How Melatonin can help you sleep

How Melatonin Can Help You Sleep and Feel Better

Roughly up 7 million Australians are affected by poor sleep.

Although it is a common problem, poor sleep can have severe consequences.

Poor sleep can deplete your energy, lower your productivity and increase the risk of diseases like high blood pressure and diabetes.

Melatonin is a hormone that tells your body when it is time to head to bed. It has also become a popular supplement among people struggling to fall asleep.

What Is Melatonin?

Melatonin is a hormone made naturally by your body.

It is produced by the pineal gland in the brain but also found in other areas, such as the eyes, bone marrow and gut.

It is often called the “sleep hormone,” as high levels can help you fall asleep.

However, melatonin itself won’t knock you out. It simply lets your body know that it is night-time so you can relax and fall asleep easier.

Melatonin supplements are popular among people struggling with insomnia and jet lag.

How Does It Work?

Melatonin works together with your body’s circadian rhythm.

In simple terms, the circadian rhythm is your body’s internal clock. It lets you know when it’s time to sleep, wake and eat.

Melatonin also helps regulate your body temperature, blood pressure and hormone levels.

Melatonin levels start to rise in your body when it is dark outside, signalling to your body that it is time to sleep.

It also binds to receptors in the body and can help you relax. For instance, melatonin binds to receptors in the brain to help reduce nerve activity. In the eyes, it can help reduce dopamine levels, a hormone that helps you stay awake.

Although the exact way melatonin helps you fall asleep is unclear, research suggests these processes can help you fall asleep.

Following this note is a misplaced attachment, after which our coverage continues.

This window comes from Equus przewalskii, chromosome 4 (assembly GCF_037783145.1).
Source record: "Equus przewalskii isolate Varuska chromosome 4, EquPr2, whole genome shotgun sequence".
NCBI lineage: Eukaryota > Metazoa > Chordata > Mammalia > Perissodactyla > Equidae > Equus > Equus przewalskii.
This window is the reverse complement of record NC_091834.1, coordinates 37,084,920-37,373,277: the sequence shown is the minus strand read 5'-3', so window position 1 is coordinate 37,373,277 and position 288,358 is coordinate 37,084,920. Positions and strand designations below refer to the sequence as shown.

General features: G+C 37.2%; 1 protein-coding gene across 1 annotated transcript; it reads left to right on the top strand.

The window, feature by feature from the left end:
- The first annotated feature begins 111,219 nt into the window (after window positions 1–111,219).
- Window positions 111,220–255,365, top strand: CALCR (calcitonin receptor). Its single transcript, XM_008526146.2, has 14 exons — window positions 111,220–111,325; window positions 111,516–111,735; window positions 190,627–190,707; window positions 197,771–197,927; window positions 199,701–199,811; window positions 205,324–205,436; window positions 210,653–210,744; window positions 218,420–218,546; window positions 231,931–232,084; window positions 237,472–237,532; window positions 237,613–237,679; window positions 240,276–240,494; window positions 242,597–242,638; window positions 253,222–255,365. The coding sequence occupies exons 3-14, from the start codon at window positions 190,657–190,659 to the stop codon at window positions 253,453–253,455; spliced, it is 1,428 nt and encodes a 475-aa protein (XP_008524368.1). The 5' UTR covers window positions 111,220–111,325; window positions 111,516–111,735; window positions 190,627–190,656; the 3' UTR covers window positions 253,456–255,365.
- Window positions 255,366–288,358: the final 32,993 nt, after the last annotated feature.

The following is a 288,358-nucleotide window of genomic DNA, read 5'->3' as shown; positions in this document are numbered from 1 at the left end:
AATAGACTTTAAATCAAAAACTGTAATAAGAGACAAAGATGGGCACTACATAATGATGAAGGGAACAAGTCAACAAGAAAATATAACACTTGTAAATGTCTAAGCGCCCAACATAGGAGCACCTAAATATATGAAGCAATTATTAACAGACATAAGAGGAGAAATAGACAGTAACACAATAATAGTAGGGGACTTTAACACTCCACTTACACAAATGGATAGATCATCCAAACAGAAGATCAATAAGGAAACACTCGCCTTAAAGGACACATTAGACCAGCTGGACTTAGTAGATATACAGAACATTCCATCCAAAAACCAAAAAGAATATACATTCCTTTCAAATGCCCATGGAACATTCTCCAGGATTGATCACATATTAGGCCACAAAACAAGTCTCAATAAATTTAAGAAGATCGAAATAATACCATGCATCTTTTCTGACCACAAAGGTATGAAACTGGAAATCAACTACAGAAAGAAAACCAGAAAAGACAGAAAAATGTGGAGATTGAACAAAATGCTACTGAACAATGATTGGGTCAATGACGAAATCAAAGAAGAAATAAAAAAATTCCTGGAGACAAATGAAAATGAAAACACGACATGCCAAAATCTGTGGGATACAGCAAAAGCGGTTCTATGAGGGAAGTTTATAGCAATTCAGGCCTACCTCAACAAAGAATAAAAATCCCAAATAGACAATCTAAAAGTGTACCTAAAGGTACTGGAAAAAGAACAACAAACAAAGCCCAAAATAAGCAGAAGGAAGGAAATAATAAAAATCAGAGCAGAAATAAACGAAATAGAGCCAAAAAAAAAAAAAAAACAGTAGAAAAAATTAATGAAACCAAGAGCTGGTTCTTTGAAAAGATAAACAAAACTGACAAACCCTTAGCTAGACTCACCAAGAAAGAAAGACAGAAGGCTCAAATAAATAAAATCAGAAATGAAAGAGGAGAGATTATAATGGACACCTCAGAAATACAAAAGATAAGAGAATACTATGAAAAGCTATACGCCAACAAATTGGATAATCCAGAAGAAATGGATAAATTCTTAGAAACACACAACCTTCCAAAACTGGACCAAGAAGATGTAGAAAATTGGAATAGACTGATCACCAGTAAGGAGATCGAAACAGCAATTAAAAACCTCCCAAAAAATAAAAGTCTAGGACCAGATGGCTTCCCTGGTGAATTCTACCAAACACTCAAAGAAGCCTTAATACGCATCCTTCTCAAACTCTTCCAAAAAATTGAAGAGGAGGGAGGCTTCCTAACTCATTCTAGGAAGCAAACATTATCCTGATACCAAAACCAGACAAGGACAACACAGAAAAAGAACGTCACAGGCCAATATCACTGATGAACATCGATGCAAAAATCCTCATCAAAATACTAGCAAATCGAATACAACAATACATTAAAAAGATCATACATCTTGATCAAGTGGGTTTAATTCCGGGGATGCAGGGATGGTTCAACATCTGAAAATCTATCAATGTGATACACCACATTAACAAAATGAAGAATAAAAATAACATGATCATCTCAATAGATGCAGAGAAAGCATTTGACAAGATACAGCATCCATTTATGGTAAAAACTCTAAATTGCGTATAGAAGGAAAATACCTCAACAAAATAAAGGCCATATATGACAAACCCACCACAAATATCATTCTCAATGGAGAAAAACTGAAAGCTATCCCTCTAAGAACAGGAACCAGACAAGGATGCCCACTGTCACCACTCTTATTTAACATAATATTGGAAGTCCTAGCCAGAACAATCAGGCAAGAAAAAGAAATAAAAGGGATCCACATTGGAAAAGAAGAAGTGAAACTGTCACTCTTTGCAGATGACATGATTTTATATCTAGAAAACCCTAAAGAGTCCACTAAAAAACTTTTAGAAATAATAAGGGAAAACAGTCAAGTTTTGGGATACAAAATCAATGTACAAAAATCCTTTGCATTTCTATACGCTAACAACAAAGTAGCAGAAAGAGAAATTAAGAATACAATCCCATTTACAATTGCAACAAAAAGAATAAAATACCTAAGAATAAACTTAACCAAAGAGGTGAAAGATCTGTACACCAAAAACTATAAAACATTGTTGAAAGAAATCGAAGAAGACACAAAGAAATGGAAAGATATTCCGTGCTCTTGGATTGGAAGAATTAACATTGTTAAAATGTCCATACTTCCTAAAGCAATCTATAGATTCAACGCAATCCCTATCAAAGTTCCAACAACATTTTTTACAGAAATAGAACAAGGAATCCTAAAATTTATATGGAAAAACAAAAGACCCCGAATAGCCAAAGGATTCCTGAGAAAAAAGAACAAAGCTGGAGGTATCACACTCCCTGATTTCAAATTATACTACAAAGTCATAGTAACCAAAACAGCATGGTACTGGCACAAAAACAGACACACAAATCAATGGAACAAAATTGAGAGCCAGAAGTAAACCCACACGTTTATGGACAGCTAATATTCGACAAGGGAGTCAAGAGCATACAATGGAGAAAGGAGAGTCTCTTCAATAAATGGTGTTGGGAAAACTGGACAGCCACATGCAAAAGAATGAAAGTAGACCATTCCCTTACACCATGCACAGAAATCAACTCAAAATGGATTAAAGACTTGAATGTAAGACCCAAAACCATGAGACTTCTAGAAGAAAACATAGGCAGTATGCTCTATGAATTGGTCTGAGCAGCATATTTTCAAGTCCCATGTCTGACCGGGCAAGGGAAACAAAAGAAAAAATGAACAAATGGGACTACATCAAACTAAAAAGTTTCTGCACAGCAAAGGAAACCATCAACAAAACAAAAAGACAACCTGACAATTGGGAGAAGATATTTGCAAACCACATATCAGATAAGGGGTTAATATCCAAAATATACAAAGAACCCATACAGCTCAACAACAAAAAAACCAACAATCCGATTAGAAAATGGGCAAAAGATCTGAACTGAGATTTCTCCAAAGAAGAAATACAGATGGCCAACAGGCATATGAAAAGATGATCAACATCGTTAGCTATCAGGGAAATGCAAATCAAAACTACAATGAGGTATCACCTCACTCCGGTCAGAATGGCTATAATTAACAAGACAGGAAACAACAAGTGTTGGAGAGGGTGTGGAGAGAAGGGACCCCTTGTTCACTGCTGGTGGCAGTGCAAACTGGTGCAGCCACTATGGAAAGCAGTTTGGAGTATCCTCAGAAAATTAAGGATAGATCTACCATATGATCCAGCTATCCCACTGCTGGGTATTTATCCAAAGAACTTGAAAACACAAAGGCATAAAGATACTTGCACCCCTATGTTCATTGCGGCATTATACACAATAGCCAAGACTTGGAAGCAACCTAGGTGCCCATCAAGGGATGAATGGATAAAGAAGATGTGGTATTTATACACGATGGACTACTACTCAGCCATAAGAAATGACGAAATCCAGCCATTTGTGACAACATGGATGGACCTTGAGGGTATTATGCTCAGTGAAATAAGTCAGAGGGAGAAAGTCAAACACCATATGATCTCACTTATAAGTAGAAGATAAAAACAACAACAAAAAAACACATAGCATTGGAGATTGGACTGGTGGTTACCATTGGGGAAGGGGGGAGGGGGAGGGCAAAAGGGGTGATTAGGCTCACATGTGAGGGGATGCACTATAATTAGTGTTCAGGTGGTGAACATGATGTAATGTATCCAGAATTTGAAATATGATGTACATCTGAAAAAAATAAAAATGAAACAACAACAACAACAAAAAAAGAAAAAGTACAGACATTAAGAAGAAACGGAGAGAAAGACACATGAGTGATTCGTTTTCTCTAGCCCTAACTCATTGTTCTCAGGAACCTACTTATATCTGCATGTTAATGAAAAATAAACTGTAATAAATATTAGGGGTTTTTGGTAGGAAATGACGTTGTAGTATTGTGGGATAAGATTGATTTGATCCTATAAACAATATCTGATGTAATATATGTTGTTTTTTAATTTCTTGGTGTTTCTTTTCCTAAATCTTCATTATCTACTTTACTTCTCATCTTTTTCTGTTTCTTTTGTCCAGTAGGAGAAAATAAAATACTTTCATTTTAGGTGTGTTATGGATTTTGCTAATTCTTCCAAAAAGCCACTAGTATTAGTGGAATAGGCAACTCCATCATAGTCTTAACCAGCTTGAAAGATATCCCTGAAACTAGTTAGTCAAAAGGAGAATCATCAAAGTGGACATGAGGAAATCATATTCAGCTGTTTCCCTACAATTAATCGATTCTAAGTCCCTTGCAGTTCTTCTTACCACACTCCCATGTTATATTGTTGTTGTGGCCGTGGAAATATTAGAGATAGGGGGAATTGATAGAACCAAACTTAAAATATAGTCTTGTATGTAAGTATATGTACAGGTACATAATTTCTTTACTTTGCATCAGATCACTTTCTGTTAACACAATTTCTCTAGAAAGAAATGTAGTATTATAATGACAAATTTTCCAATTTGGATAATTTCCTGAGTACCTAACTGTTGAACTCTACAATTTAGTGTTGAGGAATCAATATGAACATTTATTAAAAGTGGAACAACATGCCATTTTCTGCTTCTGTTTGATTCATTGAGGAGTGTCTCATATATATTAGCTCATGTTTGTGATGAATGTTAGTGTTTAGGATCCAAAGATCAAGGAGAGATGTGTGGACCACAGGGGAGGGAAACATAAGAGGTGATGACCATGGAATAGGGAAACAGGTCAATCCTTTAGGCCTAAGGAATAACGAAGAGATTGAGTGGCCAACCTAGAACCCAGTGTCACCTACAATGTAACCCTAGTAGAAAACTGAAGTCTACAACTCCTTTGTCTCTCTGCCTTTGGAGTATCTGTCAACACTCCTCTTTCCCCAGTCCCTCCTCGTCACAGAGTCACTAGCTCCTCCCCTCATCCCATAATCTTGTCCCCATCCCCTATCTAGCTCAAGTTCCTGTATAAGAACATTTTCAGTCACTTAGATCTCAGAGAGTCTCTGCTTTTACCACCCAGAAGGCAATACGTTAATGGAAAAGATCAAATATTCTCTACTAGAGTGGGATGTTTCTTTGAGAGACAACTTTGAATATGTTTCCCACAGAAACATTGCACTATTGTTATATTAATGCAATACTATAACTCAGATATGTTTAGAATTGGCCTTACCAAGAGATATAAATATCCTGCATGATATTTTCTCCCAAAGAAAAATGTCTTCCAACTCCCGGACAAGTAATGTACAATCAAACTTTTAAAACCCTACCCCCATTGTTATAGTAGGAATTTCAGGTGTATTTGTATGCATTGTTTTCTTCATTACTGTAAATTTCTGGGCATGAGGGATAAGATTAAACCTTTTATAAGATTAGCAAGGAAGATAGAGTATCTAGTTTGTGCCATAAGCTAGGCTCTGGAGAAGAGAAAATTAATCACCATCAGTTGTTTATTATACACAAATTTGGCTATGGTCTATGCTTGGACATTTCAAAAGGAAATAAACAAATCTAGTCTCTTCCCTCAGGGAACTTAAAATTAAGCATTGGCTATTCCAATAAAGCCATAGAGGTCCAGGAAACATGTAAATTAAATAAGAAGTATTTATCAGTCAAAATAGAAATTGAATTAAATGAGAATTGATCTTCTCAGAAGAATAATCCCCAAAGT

Conversely, light suppresses melatonin production. This is one way that your body knows it is time to wake up.

As melatonin helps your body prepare for sleep, people who don’t make enough of it at night can struggle to fall asleep.

There are many factors that may cause low levels at night. Stress, smoking, exposure to too much light at night (including blue light), not getting enough natural light during the day, shift work and aging all affect melatonin production.

Taking a melatonin supplement may help counter low levels and normalise your internal clock.

Melatonin Can Help You Fall Asleep

Evidence shows that taking melatonin before bed can help you get to sleep.

In an analysis of 19 studies on people with sleep disorders, scientists found that melatonin helped reduce the time it took to fall asleep by an average of 7 minutes.

In many of these studies, people also reported significantly better quality of sleep.

Additionally, melatonin can help with jet lag, a temporary sleep disorder.

Jet lag occurs when your body’s internal clock is out of sync with the new time zone. Shift workers may also experience jet lag symptoms since they work during a time normally saved for sleep.

Melatonin can help reduce jet lag by syncing your internal clock with the time change.

Safety and Side Effects

Current evidence suggests that melatonin supplements are safe, non-toxic and not addictive.

That being said, some people may experience mild side effects, such as sleepiness, dizziness, headaches and nausea.

Melatonin may also interact with a variety of medications. These include blood thinners, blood pressure medication and antidepressants.

If you take any of the above, it’s best to check with your doctor before beginning a supplement.

There is also some concern that taking too much melatonin will stop your body from making it naturally. However, several studies have found that taking melatonin won’t affect your body’s ability to make it on its own

Consult your medical professional to see if melatonin is suitable for you.

 

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